D
Description and Mathematical Statement of the HIV Prevention Resource Allocation Model

This appendix presents a brief description and mathematical statement of the model the Committee used to produce the examples discussed in Chapter 3. The Committee structured our analysis around four steps, which are briefly described below: estimating aggregate HIV incidence, estimating the efficacy and reach of HIV prevention programs, estimating the costs of HIV prevention, and allocating the HIV prevention budget to prevent as many new infections as possible.

ESTIMATING AGGREGATE HIV INCIDENCE

HIV incidence data broken down by location and HIV risk group are sorely lacking. The only description the Committee found of a systematic attempt to provide such estimates was a paper in the American Journal of Public Health (Holmberg, 1996). Our analysis uses estimates of HIV incidence broken down by injection drug users, men who have sex with men, and high-risk heterosexuals for 96 Standard Metropolitan Statistical Areas in the United States, aggregated to the state level. As discussed in Chapter 2 in this report, however, the systematic estimation of HIV incidence remains a crucial data need to effectively plan and evaluate HIV prevention programs.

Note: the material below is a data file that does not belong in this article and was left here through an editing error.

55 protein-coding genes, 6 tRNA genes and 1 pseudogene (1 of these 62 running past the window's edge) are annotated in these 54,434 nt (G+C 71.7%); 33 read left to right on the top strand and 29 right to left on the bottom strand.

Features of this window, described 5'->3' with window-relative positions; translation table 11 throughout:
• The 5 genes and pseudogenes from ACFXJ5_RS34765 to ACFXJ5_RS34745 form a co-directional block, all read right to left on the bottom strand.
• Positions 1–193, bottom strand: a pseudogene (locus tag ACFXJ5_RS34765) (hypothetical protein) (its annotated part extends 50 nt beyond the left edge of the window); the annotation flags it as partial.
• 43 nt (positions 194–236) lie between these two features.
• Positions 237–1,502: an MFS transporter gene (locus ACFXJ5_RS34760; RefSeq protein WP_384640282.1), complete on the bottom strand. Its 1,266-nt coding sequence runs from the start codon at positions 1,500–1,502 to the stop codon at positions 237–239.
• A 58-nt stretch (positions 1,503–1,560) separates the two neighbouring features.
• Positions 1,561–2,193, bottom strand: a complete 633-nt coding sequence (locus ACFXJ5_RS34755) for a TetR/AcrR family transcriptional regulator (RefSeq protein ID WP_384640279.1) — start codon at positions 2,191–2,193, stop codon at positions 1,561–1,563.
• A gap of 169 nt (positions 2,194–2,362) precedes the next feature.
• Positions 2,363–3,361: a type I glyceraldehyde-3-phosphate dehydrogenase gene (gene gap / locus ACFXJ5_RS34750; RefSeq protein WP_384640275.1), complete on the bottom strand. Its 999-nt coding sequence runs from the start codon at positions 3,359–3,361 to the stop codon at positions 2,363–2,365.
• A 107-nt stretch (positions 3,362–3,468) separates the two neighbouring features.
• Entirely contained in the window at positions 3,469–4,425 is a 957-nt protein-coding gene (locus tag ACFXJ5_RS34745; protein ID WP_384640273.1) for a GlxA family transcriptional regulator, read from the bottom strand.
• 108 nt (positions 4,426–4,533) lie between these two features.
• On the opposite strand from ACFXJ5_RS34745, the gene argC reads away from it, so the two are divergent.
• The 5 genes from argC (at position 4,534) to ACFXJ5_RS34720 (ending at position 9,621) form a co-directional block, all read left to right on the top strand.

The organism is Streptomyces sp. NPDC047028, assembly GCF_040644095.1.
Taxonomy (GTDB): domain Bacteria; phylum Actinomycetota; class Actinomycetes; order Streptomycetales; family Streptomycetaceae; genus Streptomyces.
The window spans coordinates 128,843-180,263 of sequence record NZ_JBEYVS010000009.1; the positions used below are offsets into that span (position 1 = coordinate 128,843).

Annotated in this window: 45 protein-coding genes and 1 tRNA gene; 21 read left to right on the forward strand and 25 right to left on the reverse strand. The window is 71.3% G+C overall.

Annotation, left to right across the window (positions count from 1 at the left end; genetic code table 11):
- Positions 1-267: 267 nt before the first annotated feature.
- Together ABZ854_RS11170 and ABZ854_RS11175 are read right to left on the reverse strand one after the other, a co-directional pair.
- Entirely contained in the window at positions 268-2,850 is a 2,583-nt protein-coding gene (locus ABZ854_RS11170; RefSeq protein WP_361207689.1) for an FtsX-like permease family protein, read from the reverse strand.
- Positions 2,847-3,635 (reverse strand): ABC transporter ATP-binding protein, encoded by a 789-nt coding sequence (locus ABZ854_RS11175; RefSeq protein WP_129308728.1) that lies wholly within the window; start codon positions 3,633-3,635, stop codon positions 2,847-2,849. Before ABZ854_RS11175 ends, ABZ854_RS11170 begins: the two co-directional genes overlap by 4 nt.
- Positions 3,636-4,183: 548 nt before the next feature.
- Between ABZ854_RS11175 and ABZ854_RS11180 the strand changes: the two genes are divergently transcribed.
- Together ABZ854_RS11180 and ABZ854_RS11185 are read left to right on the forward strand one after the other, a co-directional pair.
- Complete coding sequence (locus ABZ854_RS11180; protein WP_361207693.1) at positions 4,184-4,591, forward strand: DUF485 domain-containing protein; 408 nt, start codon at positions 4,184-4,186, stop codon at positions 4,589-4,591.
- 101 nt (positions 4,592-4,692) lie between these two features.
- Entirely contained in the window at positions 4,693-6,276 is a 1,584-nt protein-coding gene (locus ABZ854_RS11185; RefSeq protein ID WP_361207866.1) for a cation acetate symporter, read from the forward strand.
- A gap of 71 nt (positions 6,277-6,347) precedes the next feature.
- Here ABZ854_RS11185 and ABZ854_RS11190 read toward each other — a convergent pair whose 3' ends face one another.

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No Time to Lose: Getting More from HIV Prevention D Description and Mathematical Statement of the HIV Prevention Resource Allocation Model This appendix presents a brief description and mathematical statement of the model the Committee used to produce the examples discussed in Chapter 3. The Committee structured our analysis around four steps, which are briefly described below: estimating aggregate HIV incidence, estimating the efficacy and reach of HIV prevention programs, estimating the costs of HIV prevention, and allocating the HIV prevention budget to prevent as many new infections as possible. ESTIMATING AGGREGATE HIV INCIDENCE HIV incidence data broken down by location and HIV risk group are sorely lacking. The only description the Committee found of a systematic attempt to provide such estimates was a paper in the American Journal of Public Health (Holmberg, 1996). Our analysis uses estimates of HIV incidence broken down by injection drug users, men who have sex with men, and high-risk heterosexuals for 96 Standard Metropolitan Statistical Areas in the United States, aggregated to the state level. As discussed in Chapter 2 in this report, however, the systematic estimation of HIV incidence remains a crucial data need to effectively plan and evaluate HIV prevention programs.